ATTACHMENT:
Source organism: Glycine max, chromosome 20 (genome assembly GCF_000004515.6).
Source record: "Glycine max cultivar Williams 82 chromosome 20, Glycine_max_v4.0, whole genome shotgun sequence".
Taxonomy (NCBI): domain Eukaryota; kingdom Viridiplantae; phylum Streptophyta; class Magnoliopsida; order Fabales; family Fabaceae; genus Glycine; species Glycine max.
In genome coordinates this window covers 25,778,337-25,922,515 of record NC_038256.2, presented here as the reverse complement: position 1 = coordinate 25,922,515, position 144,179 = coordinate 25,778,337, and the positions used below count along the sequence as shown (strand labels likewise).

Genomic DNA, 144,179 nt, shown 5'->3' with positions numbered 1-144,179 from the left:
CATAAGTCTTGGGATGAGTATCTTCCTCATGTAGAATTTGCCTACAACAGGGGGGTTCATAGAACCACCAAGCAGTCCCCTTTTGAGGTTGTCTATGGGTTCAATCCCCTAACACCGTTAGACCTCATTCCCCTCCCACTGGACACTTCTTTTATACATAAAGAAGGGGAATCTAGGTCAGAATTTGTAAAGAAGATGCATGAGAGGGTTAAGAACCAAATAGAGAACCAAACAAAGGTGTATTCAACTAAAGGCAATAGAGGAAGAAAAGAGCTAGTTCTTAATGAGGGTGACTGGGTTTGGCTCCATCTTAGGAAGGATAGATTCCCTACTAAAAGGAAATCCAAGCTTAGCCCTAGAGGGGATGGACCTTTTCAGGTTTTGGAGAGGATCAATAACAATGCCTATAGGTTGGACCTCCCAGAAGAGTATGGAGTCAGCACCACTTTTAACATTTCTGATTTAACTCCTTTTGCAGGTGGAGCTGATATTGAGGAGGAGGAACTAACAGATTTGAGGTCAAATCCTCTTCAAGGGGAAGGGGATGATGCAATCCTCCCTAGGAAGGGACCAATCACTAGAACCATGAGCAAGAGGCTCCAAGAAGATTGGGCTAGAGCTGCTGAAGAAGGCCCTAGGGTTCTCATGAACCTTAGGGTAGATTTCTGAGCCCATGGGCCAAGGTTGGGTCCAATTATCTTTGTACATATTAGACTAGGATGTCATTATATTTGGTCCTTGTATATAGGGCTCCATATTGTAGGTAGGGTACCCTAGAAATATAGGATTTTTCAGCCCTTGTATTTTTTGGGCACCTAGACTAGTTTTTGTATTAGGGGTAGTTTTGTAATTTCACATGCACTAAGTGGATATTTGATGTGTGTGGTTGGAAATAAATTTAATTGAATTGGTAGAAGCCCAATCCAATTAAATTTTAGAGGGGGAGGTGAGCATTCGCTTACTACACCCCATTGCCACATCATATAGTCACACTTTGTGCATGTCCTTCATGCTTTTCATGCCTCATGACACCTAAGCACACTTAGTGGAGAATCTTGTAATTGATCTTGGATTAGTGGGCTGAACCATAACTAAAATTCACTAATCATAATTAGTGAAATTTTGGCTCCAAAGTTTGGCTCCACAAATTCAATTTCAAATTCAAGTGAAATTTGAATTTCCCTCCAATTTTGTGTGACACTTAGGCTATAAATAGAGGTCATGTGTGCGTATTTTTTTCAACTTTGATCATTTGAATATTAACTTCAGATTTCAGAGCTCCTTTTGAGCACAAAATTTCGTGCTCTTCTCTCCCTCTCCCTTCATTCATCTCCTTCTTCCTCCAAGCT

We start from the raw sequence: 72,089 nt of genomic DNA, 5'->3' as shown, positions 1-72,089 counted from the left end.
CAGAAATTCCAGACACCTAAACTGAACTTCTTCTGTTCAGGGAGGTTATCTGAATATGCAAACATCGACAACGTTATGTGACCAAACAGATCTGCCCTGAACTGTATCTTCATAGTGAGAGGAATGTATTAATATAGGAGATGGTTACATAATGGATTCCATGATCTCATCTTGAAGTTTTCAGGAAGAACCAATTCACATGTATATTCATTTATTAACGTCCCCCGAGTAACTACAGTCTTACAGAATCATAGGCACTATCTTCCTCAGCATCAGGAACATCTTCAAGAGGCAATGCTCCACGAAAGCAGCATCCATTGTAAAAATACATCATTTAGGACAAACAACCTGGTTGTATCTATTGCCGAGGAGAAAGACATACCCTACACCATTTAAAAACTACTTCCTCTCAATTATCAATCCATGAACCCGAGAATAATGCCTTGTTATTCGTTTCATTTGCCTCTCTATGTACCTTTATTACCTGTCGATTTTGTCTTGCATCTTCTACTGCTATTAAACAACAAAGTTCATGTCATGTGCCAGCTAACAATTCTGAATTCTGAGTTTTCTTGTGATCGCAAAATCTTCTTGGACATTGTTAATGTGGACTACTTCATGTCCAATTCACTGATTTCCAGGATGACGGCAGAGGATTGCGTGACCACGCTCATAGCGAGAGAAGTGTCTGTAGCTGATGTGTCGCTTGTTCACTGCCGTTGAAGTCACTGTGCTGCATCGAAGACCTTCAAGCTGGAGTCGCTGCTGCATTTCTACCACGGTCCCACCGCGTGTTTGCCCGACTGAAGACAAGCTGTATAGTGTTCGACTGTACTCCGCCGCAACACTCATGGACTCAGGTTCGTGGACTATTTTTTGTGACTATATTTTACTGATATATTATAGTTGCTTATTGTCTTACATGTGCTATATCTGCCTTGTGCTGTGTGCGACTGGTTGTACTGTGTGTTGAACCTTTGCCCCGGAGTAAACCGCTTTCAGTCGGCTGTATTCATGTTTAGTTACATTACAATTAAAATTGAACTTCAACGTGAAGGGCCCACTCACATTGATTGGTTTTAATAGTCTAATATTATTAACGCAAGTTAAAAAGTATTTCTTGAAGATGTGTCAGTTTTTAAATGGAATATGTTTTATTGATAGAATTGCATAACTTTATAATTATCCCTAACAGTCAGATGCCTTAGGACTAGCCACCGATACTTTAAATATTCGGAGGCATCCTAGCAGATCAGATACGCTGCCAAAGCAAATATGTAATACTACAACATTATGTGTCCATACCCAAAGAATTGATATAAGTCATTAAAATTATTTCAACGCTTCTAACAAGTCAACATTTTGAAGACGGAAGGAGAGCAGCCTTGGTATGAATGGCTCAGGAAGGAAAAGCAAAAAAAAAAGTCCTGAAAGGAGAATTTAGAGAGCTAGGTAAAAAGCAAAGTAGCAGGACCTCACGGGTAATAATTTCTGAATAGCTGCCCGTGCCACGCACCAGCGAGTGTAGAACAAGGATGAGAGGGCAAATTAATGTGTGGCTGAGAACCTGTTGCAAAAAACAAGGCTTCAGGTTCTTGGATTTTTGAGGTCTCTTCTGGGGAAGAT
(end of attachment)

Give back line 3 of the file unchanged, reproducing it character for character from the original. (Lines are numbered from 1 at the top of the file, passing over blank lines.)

Taxonomy (NCBI): domain Eukaryota; kingdom Viridiplantae; phylum Streptophyta; class Magnoliopsida; order Fabales; family Fabaceae; genus Glycine; species Glycine max.